Supratik wrote:You are thinking of salaried class only and that too very urban ones. Typically most Indian wives don't work. Even if 30% of urban women earn a salary the numbers are pretty high. Remember agricultural middle classes are not taxed. I think "most" will be now covered.
This has nothing to do with the salaried class. Salary by definition has to be entirely paid to the employee. Business/rental/interest income is the category which is often split across 2 returns (obviously by apportioning the properties/interest bearing accounts/business partnerships as the case may be to both spouses) so a lower tax bracket is hit, or other tax advantages can be had like tax exempt bonds etc.
Yagnasri wrote:Most of the IT payers are Salaried class or others who receive their income on account and not in cash. Most of the economy still runs on cash and there is huge tax base yet to be tapped. GST formalized most of the trading activities which creates a data that can be mined to look at trader income. Professional class like Doctors don't pay tax most of the time.
Businessmen, doctors, lawyers, actors and other professionals do pay income tax, often quite a lot, but have various means (legal and not-so-legal) at their disposal to minimize their declared income. This is a luxury the salaried class doesn't which is why they are treated with "kid gloves" by the taxation authorities.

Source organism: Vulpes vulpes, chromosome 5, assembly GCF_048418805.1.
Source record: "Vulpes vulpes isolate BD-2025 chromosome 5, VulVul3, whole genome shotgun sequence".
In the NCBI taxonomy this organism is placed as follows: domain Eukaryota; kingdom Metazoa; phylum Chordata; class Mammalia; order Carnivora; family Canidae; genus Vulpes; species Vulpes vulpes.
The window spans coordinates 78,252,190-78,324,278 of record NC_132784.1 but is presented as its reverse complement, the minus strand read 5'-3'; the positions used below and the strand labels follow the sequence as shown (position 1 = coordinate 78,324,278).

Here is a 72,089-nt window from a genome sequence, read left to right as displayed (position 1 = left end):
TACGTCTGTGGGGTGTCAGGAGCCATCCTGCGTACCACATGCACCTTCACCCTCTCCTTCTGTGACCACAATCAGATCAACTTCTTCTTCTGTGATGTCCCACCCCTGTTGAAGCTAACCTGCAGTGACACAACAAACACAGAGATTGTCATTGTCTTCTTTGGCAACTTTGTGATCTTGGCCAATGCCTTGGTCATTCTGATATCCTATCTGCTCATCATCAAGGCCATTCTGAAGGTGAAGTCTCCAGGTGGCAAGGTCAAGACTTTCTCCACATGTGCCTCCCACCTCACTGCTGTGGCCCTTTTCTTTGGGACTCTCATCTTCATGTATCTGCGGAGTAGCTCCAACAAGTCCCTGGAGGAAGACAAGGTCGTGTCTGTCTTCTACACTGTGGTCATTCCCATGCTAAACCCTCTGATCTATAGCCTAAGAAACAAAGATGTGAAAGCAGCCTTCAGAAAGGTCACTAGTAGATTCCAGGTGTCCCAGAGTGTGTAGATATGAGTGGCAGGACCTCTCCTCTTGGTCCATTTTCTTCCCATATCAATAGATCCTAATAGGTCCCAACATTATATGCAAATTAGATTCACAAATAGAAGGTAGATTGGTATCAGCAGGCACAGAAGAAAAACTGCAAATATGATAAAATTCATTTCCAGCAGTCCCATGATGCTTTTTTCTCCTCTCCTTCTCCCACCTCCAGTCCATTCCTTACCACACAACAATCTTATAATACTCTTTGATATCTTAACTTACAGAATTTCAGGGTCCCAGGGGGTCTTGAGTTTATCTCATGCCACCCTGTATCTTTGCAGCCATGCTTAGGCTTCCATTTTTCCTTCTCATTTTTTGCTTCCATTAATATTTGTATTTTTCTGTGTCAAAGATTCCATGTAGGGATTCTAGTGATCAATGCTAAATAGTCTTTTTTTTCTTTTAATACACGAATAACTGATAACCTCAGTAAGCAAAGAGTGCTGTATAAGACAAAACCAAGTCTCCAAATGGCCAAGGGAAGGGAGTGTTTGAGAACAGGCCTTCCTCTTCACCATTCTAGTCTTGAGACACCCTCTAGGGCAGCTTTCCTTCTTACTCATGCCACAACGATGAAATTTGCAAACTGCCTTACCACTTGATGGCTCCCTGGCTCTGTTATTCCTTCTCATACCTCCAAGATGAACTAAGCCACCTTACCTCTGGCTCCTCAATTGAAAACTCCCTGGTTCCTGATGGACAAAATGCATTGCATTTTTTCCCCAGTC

IT officers weren't born yesterday. They have a very good idea of what kind of income doctors, CAs and other people make; and they have the means and motivation to go after large-scale fraud.
"Most of the economy still runs on cash" yes, and so be it. The very act of tax collection costs money. It makes no sense to spend 50p for every rupee of tax collected, because - guess what - the other party is also spending 50p to maintain records, in addition to the rupee of tax they are paying. You go after organized sector, the big fish, and let the small ones operate in the margins or with a simplified tax regime. The GST choice provided to restaurants - either 5% of the bill, or 12% of the profit minus costs (numbers may be incorrect) - is an example where there is a much simpler record keeping option provided to let the vast majority of small operators come under the tax umbrella with relatively less pain.
And at this stage in our development, it's best to let daily wage labour, vendors, small farmers and tradespeople off the hook. As their salaries improve, we should consider bringing them into the tax net - as they did with taxi drivers some years ago.